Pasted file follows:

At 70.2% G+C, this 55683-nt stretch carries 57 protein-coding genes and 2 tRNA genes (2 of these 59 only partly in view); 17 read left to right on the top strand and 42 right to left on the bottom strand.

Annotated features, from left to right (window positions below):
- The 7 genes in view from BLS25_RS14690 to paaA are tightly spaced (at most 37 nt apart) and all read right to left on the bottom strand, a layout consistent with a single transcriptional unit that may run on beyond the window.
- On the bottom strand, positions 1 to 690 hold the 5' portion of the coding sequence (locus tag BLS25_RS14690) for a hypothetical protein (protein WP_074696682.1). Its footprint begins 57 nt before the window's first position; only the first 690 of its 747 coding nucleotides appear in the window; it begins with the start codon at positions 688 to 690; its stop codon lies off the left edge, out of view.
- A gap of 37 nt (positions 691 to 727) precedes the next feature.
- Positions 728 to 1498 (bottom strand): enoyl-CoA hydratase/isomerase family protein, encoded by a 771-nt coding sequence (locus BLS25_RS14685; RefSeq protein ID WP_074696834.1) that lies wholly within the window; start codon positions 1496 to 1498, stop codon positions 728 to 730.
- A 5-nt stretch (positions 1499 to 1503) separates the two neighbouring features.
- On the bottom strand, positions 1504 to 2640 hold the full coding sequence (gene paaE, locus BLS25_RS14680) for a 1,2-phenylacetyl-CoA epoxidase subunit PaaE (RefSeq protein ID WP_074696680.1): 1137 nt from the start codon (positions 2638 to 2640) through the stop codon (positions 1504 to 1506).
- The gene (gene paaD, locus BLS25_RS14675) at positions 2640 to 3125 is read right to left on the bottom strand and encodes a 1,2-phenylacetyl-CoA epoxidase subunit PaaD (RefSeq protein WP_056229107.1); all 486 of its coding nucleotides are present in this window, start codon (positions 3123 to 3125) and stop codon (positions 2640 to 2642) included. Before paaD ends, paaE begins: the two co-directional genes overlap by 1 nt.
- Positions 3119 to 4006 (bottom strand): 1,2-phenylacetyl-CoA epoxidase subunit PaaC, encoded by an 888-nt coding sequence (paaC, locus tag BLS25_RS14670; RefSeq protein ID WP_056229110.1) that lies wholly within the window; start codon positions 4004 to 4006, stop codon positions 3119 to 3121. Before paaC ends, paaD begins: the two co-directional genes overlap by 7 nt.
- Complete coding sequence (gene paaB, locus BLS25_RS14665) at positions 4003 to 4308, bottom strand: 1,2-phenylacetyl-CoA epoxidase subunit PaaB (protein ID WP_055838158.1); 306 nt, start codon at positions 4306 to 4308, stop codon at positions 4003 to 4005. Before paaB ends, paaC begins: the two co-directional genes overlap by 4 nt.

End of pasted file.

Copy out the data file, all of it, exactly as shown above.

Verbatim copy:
At 70.2% G+C, this 55683-nt stretch carries 57 protein-coding genes and 2 tRNA genes (2 of these 59 only partly in view); 17 read left to right on the top strand and 42 right to left on the bottom strand.

Annotated features, from left to right (window positions below):
- The 7 genes in view from BLS25_RS14690 to paaA are tightly spaced (at most 37 nt apart) and all read right to left on the bottom strand, a layout consistent with a single transcriptional unit that may run on beyond the window.
- On the bottom strand, positions 1 to 690 hold the 5' portion of the coding sequence (locus tag BLS25_RS14690) for a hypothetical protein (protein WP_074696682.1). Its footprint begins 57 nt before the window's first position; only the first 690 of its 747 coding nucleotides appear in the window; it begins with the start codon at positions 688 to 690; its stop codon lies off the left edge, out of view.
- A gap of 37 nt (positions 691 to 727) precedes the next feature.
- Positions 728 to 1498 (bottom strand): enoyl-CoA hydratase/isomerase family protein, encoded by a 771-nt coding sequence (locus BLS25_RS14685; RefSeq protein ID WP_074696834.1) that lies wholly within the window; start codon positions 1496 to 1498, stop codon positions 728 to 730.
- A 5-nt stretch (positions 1499 to 1503) separates the two neighbouring features.
- On the bottom strand, positions 1504 to 2640 hold the full coding sequence (gene paaE, locus BLS25_RS14680) for a 1,2-phenylacetyl-CoA epoxidase subunit PaaE (RefSeq protein ID WP_074696680.1): 1137 nt from the start codon (positions 2638 to 2640) through the stop codon (positions 1504 to 1506).
- The gene (gene paaD, locus BLS25_RS14675) at positions 2640 to 3125 is read right to left on the bottom strand and encodes a 1,2-phenylacetyl-CoA epoxidase subunit PaaD (RefSeq protein WP_056229107.1); all 486 of its coding nucleotides are present in this window, start codon (positions 3123 to 3125) and stop codon (positions 2640 to 2642) included. Before paaD ends, paaE begins: the two co-directional genes overlap by 1 nt.
- Positions 3119 to 4006 (bottom strand): 1,2-phenylacetyl-CoA epoxidase subunit PaaC, encoded by an 888-nt coding sequence (paaC, locus tag BLS25_RS14670; RefSeq protein ID WP_056229110.1) that lies wholly within the window; start codon positions 4004 to 4006, stop codon positions 3119 to 3121. Before paaC ends, paaD begins: the two co-directional genes overlap by 7 nt.
- Complete coding sequence (gene paaB, locus BLS25_RS14665) at positions 4003 to 4308, bottom strand: 1,2-phenylacetyl-CoA epoxidase subunit PaaB (protein ID WP_055838158.1); 306 nt, start codon at positions 4306 to 4308, stop codon at positions 4003 to 4005. Before paaB ends, paaC begins: the two co-directional genes overlap by 4 nt.